Drums are an incredible instrument and so much fun, but I bet your neighbors don’t think so! To many of them, it’s just tasteless noise that they can’t wait to put a stop to. Thankfully there are plenty of ways to make drums quieter.
Drums can be extremely loud especially if you’re playing heavier music. Other instruments have the advantage of being either naturally quiet or needing low effort to reduce volume. Drums, on the other hand, are quiet a challenge in this department!
There are plenty of expensive and inexpensive options to help you and everyone around you. Some are more time-consuming and some compromise the feel of the kit. Let’s dive in and explore each of them to see what might work best for you.
We’ll also talk about the practicalities of soundproofing a drum room, which is often the most sought after option for drummers.
1. Mesh Drum Heads
Mesh heads are a great way to quieten your acoustic drums while retaining the feel. They’re made of woven material and have pores that serve the sole purpose of producing little to no sound. The sound that you do hear is very weak vibrations bouncing off the drum shells.
The popularity of mesh heads has grown a lot recently giving you plenty of options to choose from. Remo, Evans and Aquarian all have mesh heads available. All of them are very easy to install, similar to how you would put on a regular drum head.
The only cons of mesh heads you may find are too much bounce and reduced musicality. If you have been practicing with mesh heads for a while, it might take you a moment to readjust to regular drum heads.
Also, if you use the same drum kit for gigging and practising, it can be a nuisance to have to change the heads frequently.
2. Low-Volume Cymbals
Low-Volume cymbals accompany mesh drum heads the best. They make up to eighty percent less sound than regular cymbals but feel just as real.
They are cheaper than cymbals and generally come in a pack of hi-hat, crash, and right, but you can also buy them individually. There aren’t too many options available but Zildjian and Sabian already produce great, durable low-volume cymbals, so you don’t have to look much further.
As with mesh heads, low-volume cymbals do compromise on the sound, but they feel a lot better to play on then electronic cymbals.
3. Use an Electronic Drum Set
Electronic drums sets are a complete alternative to an acoustic kit. They’re basically pads which are designed and arranged like a real drum set where each pad has triggers that produced a sampled or modeled sound when you hit them. The noise produced is comparable to a practice pad.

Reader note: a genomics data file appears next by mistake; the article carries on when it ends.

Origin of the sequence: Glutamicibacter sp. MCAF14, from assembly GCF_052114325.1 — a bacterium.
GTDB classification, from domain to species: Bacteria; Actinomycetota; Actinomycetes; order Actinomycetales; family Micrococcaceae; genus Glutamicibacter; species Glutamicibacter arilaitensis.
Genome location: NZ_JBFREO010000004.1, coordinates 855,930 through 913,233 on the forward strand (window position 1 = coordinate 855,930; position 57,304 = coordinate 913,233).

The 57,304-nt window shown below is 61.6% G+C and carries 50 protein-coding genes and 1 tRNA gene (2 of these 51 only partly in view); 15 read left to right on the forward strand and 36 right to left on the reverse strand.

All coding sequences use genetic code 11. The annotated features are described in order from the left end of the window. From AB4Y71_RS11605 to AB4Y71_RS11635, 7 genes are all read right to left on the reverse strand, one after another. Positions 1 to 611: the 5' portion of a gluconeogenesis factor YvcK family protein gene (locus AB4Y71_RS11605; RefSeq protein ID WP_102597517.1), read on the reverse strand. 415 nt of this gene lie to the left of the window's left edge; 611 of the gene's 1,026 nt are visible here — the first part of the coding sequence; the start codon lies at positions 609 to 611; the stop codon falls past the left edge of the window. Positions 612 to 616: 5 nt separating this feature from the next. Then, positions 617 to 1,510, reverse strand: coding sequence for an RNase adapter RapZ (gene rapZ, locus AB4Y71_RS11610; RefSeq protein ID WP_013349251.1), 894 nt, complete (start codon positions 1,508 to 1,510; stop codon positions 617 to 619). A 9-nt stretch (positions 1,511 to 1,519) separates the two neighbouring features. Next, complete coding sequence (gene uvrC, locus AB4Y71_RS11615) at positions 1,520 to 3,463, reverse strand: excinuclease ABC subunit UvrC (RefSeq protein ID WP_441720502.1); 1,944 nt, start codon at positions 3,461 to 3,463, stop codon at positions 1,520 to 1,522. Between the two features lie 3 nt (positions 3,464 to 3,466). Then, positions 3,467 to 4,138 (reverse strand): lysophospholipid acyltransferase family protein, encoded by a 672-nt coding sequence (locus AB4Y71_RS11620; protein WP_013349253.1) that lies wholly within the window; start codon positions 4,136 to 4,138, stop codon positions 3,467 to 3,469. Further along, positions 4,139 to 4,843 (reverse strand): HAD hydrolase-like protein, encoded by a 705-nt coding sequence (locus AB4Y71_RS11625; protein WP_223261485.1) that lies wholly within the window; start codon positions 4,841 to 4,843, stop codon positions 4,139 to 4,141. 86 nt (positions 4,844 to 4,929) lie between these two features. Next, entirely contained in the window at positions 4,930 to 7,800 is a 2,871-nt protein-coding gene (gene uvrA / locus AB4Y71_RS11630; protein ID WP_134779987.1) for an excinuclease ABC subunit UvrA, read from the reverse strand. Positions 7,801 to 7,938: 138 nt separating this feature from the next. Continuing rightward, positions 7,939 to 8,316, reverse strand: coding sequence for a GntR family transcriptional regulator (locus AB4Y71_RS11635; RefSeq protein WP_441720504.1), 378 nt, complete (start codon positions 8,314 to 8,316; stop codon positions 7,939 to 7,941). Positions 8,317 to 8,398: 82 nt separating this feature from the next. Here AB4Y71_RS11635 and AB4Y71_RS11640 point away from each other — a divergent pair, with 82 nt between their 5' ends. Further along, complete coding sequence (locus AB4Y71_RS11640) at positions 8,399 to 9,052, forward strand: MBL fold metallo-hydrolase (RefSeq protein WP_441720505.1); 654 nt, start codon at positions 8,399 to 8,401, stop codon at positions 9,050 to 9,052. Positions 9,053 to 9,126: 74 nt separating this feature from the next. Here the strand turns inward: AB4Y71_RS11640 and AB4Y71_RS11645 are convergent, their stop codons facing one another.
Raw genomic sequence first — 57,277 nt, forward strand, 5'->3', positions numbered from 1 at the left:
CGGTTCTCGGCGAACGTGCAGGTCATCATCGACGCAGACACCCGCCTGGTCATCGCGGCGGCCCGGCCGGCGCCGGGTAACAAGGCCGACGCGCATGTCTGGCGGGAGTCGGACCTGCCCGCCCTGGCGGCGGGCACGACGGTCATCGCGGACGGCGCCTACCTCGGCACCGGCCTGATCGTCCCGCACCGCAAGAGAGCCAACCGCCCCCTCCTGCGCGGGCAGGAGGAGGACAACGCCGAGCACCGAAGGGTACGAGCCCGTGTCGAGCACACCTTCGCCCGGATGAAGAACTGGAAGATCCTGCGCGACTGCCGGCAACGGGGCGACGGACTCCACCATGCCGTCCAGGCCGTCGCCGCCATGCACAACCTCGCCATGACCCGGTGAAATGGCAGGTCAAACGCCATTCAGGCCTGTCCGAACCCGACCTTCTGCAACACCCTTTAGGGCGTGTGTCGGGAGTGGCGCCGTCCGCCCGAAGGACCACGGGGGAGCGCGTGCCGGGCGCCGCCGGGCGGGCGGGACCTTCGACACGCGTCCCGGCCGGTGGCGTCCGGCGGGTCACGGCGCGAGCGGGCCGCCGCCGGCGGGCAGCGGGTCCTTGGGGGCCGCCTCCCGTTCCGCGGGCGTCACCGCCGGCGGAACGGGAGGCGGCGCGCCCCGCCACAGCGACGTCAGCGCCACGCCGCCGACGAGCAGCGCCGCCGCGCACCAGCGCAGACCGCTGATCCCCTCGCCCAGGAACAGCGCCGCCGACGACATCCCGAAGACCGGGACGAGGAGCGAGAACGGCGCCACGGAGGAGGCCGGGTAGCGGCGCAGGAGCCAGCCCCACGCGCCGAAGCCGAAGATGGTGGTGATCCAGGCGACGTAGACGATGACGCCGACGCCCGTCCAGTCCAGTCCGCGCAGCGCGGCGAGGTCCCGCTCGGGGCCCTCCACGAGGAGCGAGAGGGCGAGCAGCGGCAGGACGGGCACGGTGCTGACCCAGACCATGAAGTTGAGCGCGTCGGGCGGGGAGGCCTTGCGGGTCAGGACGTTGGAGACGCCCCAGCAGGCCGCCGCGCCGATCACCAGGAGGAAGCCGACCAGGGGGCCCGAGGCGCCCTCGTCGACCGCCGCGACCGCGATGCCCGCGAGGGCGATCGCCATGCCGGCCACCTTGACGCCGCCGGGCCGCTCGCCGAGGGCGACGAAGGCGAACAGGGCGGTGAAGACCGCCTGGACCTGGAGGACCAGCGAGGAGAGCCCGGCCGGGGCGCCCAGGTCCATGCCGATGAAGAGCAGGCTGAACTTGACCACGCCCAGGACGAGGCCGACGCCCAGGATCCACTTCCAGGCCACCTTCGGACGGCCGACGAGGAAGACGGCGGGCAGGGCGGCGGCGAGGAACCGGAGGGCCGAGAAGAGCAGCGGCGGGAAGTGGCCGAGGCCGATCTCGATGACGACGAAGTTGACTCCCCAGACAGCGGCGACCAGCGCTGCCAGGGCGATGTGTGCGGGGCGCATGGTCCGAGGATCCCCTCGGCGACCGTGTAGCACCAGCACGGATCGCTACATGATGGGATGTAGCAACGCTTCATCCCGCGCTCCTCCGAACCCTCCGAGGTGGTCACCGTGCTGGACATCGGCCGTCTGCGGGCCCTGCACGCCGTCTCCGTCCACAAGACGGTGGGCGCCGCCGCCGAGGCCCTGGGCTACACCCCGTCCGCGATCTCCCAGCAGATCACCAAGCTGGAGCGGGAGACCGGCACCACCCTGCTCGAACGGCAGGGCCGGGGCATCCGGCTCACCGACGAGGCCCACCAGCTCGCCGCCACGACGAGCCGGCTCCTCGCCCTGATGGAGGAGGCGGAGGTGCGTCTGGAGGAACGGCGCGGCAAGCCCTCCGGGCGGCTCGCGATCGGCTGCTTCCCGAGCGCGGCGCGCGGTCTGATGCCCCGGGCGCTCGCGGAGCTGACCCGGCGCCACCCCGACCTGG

The best thing about e-drums is that all you need to do is plug them into an outlet, put on a set of headphones, and get playing. They’re very easy to install and adjust ergonomically.
Separately to this, if they are MIDI-capable, they can be great for external recording and music production.
Do e-drums feel exactly like a real kit? No. Some of the lower-end kits also produce an inauthentic sound. Although, the higher-end kits these days are incredibly sophisticated, but you might have to shell out some money to buy a great electronic drum set.
4. Drum and Cymbal Mutes
Drum and cymbal mutes are thin rubber pads that you put on your drums and cymbals to dampen the loud sound. The biggest advantage of drum and cymbal mutes is that they are fairly inexpensive, very easy to install, and effective for what they are.
There are plenty of mute packs available in the market. These cover the snare, toms, bass drum, and cymbals.
Mutes also present the problem of a lack of feel and no tone. They can limit your dynamics on the real kit. With cymbal mutes, there have been instances where the rubber pads can leave residue on cymbals.
5. Bass Drum Muffling
The bass drum is the loudest component of your drum set. The vibrations from a hit reverberate through the cosmos. However, muffling is a simple trick you can use to dampen the resonance of a bass drum.
All you have to do is remove one drum head, stuff a pillow, and make sure that it is touching both ends of the shell. The pillow absorbs the impact of the bass hit and produces a more compact sound.
Muffling a bass drum is really cheap and takes very little effort. You don’t even compromise on the musicality as muffled bass drums are a standard in rock drumming.
In fact, bass drum muffling is one technique that many drummers use even when gigging or recording as it can control the overtones and shape the sound of the kick.
6. Towels and Blankets
If you have a tight budget that you need to spend on other accessories, you can go the primitive way of putting towels and blankets over the drums and old shirts over the cymbals. It’s a very no-expense DIY hack that can certainly reduce the noise from your kit to a certain degree.